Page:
Besides the fact that "North" implies "cold," and "South implies "hot," I was struck by the fact that Lincoln won absolute majorities (in a four way race) in 16 states wholly or partially above the 41st parallel (the coldest states), while winning only one "hot" state (California), south of that line.
Although they were "slave" states south of the Mason-Dixon line, the border states of Maryland, Delaware, Kentucky, and Missouri are "cold" states (to be defined shortly). And they all went for the Union.
Also "cold" were one state, West Virginia, that broke away from the Confederacy, and one wannabe "East Tennessee." Although they are in Southern latitudes, their location in the Appalachians makes them "cold."
For the purposes of the question, "cold" means "colder than Richmond Virginia" (basically the coldest part of the Confederacy) in January (as a litmus test). That would be an average of about 40 degrees Fahrenheit.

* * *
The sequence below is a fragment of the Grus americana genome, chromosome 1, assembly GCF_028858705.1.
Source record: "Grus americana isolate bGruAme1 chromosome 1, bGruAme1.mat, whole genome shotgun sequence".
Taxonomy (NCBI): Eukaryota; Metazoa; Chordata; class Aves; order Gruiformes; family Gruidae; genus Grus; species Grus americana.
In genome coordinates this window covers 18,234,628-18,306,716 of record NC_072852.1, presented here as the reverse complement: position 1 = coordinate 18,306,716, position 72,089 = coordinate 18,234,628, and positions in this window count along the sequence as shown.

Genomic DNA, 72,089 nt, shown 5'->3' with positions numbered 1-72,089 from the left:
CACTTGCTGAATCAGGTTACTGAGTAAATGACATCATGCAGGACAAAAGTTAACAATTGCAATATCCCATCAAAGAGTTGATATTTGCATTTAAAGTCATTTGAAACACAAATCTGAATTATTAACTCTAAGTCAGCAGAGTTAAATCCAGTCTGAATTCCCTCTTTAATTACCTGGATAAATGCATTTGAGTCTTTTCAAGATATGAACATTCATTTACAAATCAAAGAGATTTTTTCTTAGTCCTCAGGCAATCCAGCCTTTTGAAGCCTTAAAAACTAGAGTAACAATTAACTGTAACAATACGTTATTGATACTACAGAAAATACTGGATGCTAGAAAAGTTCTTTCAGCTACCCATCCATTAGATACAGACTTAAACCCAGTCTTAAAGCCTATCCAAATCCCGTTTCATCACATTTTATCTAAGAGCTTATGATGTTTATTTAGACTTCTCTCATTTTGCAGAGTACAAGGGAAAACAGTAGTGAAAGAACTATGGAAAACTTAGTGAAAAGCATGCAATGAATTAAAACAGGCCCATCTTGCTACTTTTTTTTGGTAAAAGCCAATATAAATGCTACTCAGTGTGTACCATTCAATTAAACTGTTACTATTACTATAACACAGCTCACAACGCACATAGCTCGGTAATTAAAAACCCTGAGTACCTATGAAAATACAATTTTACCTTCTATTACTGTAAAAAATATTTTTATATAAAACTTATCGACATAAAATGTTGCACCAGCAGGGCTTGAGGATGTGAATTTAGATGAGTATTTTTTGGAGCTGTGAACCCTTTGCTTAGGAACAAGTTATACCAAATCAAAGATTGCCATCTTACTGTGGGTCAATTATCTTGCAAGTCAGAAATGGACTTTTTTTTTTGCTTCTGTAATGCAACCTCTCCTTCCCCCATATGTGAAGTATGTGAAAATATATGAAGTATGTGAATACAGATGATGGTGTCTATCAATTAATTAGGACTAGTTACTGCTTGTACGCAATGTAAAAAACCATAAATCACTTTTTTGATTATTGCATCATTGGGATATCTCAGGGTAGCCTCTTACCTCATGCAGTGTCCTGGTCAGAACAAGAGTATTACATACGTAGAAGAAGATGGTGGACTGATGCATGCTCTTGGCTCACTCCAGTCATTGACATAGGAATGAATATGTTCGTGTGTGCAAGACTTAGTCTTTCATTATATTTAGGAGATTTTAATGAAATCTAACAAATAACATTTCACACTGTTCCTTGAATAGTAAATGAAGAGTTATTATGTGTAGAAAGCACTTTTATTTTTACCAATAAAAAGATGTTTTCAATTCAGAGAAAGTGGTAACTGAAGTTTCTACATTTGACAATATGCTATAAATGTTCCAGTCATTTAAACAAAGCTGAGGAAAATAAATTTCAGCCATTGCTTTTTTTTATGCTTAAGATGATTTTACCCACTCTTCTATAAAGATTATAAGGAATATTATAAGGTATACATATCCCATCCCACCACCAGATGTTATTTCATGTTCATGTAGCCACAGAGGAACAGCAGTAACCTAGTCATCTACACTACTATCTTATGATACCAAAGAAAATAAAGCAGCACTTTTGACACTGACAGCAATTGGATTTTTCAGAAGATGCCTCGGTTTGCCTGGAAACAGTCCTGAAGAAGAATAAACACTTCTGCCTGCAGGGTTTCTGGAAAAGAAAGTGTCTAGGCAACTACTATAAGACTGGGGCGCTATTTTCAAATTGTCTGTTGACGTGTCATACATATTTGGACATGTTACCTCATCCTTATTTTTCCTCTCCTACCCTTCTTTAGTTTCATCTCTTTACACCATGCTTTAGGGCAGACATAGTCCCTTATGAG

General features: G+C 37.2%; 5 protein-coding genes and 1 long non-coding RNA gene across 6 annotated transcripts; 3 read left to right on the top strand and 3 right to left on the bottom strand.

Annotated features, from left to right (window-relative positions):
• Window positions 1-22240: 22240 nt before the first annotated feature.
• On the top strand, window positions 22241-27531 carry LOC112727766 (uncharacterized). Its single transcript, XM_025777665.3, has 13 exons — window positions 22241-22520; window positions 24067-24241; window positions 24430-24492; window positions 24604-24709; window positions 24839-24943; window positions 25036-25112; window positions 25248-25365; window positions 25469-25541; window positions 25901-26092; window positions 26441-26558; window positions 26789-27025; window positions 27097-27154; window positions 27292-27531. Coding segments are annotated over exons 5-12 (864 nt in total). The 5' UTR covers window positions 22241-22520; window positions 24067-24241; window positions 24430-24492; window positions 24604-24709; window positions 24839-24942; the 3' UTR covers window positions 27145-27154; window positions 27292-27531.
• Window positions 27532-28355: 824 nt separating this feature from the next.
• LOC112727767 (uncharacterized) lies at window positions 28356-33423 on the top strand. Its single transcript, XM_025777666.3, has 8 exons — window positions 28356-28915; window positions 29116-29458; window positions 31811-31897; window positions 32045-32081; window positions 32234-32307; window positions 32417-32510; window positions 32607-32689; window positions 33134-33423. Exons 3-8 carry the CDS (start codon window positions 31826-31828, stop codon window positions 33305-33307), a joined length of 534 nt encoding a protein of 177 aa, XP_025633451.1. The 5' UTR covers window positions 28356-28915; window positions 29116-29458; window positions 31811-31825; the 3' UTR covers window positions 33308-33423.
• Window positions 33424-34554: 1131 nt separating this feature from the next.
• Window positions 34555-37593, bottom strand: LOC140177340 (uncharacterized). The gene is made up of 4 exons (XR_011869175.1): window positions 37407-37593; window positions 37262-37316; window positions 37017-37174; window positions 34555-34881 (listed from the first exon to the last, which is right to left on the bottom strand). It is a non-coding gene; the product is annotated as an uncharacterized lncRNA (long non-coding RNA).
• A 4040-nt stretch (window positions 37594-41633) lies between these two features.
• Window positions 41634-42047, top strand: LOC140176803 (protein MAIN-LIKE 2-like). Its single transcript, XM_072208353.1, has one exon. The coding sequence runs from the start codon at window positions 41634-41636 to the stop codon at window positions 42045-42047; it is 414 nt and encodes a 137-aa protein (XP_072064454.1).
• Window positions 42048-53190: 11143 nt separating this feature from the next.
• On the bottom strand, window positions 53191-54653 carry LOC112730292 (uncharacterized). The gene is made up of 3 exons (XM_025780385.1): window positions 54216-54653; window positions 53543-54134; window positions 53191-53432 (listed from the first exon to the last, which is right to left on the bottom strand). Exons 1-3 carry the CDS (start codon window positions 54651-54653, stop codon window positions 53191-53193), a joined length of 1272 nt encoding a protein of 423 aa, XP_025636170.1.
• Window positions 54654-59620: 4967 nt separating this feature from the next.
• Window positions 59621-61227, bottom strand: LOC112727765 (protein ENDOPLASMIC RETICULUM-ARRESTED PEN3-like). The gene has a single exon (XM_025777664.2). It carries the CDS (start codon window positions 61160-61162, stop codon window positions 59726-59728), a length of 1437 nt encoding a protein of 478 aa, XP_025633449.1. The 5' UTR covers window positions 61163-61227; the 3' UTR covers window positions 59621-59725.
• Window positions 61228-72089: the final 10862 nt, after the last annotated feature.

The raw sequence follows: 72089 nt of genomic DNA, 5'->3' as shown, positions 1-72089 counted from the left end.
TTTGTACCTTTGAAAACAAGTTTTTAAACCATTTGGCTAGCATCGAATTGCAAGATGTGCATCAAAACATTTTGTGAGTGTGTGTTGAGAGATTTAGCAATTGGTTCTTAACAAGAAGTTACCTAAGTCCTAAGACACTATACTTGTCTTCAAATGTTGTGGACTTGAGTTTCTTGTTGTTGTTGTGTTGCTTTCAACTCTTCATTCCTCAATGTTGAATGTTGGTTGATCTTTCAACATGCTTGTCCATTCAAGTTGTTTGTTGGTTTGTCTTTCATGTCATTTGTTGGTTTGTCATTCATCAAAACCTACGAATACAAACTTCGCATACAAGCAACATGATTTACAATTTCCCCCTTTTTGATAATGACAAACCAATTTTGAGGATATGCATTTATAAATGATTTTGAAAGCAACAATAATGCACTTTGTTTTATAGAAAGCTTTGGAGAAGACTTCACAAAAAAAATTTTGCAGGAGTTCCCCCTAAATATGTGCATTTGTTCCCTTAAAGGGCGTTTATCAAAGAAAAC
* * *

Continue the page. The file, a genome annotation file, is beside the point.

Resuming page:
A "region" is at least one third or so of any one of the 33 states of the United States on November 6, 1860 (Lincoln's election). A state may be divided East, Middle, and West on an east-west axis or north, middle and south on a north-south axis. E.g. East Tennesseee, West Virginia, North Alabama.
California, a "hot region" (whole state, actually) was exceptional in being pro Union, rather than pro Confederacy.
Apart from California were there any "hot regions" that were pro Union and had little or no interest in slavery? Conversely, were there any "cold regions" that were strongly pro Confederacy/slavery? Is there something I have overlooked in constructing this hypothesis?